Effect of Halosulfuron on Rotational Crops(College of Agriculture and Life Sciences, University of Arizona (Tucson, AZ), 2002-08)A field test was conducted to evaluate and determine the safety of halosulfuron on typical rotational crops such as lettuce, broccoli, spinach, onion, alfalfa, barley, field corn, and melons after an initial application on cantaloupes. Halosulfuron at 0.05 or 0.1 lb AI/A applied on cantaloupes did not detrimentally affect crop stand establishment, height, or whole plant fresh weights when alfalfa, barley, spinach, lettuce, onion, and broccoli were planted at approximately 4 to 5 MAT. Cantaloupes and field corn planted at 1 YAT were not affected in establishing a stand and in growing during the early season as height or vine lengths were measured. At 15 to 16 MAT, lettuce, onion, and broccoli were not affected in establishing a stand. Watermelon planted at 1 YAT exhibited slight stand reduction and crop injury with halosulfuron applied PREE. Alfalfa planted after PREE applications indicated slightly depressed height and yield compared to POST treatments and the untreated check. Spinach planted where POST applications were made on cantaloupes tended to show a slight reduction in fresh weight at 15 to 16 MAT. Halosulfuron does not appear to be a major deterrent to typical crop rotational schemes in the diverse desert agricultural systems.
Comparison of Postemergence Grass Herbicides for Grass Weed Control(College of Agriculture and Life Sciences, University of Arizona (Tucson, AZ), 2002-08)Select (clethodim) and BAS-620 (BASF Corporation) at 0.1, 0.125, and 0.188 lb AI/A gave near complete control (99%) of watergrass at 8 days after treatment of the early application in watermelons and cantaloupes. Poast (sethoxydim) and Fusilade DX (fluazifop-p-butyl) offered nearly similar effective control of the watergrass with control ranging from 93 to 98%. Poast demonstrated a rate response with decreasing efficacy with decreasing rates of application. Fusilade and Poast at the high rate were comparable to Select and BAS-620 at the high rate. In lettuce, Select and BAS-620 performed similarly on large volunteer wheat with 97% control at about 3 weeks after treatment. Fusilade provided an acceptable level of control at 86% control. Poast did not provide any visible control of the volunteer wheat. Differences existed in the performance of the grass herbicides and optimal performance could be obtained with proper timing of application at effective rates and using effective adjuvants.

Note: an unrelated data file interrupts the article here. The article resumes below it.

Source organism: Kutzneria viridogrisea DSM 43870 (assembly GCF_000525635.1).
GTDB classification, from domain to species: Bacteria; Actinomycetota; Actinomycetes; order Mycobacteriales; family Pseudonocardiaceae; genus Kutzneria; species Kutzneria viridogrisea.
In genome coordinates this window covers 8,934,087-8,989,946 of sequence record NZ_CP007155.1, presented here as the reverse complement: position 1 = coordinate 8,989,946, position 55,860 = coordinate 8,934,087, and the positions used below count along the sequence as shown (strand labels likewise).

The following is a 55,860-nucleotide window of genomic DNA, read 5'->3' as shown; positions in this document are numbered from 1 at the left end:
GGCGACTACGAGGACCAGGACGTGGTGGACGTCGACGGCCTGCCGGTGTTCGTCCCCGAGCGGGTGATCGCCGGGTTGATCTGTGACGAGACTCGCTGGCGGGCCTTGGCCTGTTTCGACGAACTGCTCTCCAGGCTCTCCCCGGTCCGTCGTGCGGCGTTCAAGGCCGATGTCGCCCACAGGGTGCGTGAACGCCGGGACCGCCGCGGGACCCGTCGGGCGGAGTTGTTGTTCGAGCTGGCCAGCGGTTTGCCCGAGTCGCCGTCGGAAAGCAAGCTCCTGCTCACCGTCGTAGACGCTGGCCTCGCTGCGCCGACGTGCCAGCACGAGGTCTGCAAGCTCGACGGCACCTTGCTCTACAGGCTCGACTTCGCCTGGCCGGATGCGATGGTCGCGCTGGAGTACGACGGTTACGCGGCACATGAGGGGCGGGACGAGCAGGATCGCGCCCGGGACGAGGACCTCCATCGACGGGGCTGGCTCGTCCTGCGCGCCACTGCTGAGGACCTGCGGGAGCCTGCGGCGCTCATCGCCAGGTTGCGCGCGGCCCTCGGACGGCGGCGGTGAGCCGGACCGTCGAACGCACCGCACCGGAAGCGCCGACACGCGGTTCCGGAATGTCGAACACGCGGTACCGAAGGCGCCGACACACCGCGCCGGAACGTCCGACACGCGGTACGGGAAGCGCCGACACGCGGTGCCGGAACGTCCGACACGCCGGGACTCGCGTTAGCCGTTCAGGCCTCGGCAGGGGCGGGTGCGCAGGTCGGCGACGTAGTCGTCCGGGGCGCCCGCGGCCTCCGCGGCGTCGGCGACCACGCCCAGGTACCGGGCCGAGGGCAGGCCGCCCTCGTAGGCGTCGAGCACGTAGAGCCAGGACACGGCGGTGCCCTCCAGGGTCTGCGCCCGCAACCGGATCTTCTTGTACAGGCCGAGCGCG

Performance of Products for Management of Sclerotinia Leaf Drop of Lettuce in 2002(College of Agriculture and Life Sciences, University of Arizona (Tucson, AZ), 2002-08)Sclerotinia leaf drop in Arizona is caused by two soil-borne fungi, Sclerotinia minor and S. sclerotiorum. Moist soil and moderate temperature favor this disease. Some new products in development were evaluated for control of leaf drop on lettuce during the winter vegetable growing season of 2001-2002. Sclerotia of each pathogen were applied to plots after thinning and just before the first of two applications of test compounds. Significant reduction of Sclerotinia leaf drop caused by S. minor occurred in plots treated with Endura, whereas other products tested against this pathogen did not significantly reduce the level of disease compared to nontreated control plants. The highest level of disease reduction in plots infested by S. sclerotiorum was achieved by the fungicide Ronilan as well as the biological material Contans. Somewhat lower but still significant disease control was achieved with Endura on plots infested with S. sclerotiorum. In this field trial, Endura provided the best level of disease control in plots infested with S. minor, whereas Contans provided the best level of disease control in plots infested with S. sclerotiorum.
Influence of Salinity and Root-knot Nematode as Stress Factors in Charcoal Rot of Melon(College of Agriculture and Life Sciences, University of Arizona (Tucson, AZ), 2002-08)Incidence of Charcoal rot, caused by the soil borne fungus Macrophomina phaseolina, may be increased in some crops by the addition of stress on the host caused by high salinity of soil or irrigation water and infection by plant pathogenic nematodes. Since both of these factors may be problematic in melon production in Arizona, studies were initiated to determine if higher salt concentrations of irrigation water and infection by Root-knot nematode (Meloidogyne incognita) may be involved in recent increased incidences of Charcoal rot of melon. In greenhouse trials, higher concentrations of salts in irrigation water significantly increased the percentage of plants that died due to Charcoal rot. However, no significant difference was found in the percentage of dead plants inoculated with both root-knot nematode and M. phaseolina compared to plants inoculated with M. phaseolina alone. Results of these trials indicate that salinity may be a factor in the increased incidence of Charcoal rot of melon, but that root-knot nematode infection may not play a role.